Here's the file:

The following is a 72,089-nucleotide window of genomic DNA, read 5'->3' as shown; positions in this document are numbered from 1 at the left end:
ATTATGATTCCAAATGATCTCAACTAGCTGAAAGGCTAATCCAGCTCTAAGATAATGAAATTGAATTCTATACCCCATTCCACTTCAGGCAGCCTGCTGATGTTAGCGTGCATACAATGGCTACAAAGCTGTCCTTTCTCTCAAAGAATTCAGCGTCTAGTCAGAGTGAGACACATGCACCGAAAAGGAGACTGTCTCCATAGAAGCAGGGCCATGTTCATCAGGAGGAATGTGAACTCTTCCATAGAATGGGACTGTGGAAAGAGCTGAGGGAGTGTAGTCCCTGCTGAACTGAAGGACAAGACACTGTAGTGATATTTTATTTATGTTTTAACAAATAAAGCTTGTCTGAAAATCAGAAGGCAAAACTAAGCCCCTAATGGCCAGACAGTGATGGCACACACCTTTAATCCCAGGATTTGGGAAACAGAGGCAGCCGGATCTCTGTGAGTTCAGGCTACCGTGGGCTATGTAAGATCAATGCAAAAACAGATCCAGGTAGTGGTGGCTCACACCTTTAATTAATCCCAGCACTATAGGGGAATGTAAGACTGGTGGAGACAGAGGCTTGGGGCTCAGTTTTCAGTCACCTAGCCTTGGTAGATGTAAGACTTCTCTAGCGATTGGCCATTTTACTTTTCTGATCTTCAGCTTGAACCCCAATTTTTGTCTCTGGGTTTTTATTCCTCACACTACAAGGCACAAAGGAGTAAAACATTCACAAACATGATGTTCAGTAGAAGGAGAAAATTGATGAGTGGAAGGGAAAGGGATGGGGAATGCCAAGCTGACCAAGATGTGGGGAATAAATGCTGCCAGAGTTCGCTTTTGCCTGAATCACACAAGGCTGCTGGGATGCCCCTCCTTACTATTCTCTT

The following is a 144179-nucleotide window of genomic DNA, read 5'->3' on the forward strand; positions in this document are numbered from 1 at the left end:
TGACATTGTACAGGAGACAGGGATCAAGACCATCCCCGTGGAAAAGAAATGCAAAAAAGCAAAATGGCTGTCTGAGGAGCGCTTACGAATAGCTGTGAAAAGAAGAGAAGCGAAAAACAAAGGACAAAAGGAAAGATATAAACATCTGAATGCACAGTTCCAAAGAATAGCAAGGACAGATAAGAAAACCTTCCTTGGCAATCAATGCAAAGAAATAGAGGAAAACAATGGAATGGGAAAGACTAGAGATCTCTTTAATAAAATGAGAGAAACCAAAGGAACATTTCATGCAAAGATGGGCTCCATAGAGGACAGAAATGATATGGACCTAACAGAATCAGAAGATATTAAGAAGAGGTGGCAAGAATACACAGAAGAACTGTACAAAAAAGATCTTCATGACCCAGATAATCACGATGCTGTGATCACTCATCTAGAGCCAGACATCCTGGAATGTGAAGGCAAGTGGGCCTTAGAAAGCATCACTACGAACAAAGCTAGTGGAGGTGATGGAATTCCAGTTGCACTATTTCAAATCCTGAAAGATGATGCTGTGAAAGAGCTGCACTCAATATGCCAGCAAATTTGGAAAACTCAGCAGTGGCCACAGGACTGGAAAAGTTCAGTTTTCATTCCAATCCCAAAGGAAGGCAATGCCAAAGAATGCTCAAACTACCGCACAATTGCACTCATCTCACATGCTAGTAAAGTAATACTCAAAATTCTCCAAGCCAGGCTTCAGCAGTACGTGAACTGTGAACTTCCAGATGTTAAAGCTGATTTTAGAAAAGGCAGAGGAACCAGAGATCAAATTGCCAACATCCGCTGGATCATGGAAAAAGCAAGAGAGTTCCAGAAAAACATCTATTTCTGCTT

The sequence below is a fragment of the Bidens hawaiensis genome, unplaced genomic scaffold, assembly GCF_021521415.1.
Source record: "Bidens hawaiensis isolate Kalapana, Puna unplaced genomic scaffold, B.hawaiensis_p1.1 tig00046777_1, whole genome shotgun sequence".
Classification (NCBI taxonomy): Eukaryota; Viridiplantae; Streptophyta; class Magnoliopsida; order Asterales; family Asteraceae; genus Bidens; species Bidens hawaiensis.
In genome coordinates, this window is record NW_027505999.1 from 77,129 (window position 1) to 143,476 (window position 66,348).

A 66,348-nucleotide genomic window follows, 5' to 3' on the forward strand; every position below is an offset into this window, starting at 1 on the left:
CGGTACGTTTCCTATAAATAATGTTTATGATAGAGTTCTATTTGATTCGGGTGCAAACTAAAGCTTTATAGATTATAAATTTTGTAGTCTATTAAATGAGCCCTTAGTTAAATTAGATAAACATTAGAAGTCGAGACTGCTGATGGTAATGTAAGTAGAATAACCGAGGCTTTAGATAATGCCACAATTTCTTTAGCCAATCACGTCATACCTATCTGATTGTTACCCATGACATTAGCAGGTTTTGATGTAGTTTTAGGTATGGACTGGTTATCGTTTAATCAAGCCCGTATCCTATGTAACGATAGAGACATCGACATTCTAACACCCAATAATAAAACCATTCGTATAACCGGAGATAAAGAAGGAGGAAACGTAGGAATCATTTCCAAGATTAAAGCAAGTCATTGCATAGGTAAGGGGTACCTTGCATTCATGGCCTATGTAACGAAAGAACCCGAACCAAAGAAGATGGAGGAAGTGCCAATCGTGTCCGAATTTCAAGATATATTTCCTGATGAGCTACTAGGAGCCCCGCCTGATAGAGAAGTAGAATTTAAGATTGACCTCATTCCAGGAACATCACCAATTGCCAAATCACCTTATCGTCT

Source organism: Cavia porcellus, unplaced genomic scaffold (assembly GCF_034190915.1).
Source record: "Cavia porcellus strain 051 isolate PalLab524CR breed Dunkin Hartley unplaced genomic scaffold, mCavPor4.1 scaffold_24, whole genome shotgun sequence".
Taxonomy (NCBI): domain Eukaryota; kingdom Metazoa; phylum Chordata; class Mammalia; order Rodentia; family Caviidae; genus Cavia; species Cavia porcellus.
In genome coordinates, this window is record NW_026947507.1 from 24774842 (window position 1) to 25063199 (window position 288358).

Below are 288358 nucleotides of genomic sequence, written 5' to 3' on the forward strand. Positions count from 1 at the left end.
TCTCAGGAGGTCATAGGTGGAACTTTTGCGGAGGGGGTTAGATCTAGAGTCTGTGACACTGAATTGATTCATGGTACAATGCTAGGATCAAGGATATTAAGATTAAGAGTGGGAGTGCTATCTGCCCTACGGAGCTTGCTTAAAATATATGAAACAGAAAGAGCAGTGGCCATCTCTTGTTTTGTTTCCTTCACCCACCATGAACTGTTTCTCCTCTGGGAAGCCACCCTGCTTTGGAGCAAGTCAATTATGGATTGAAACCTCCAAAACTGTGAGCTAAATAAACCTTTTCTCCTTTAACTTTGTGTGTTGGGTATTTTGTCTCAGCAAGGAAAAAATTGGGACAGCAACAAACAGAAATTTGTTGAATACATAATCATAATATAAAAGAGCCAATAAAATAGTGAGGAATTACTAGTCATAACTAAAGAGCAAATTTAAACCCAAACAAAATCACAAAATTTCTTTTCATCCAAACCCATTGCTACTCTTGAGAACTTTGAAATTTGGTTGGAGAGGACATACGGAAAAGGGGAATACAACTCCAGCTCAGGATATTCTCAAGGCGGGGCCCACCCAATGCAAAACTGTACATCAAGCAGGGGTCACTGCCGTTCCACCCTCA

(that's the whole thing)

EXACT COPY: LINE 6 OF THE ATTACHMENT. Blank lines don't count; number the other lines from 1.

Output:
Source record: "Bidens hawaiensis isolate Kalapana, Puna unplaced genomic scaffold, B.hawaiensis_p1.1 tig00046777_1, whole genome shotgun sequence".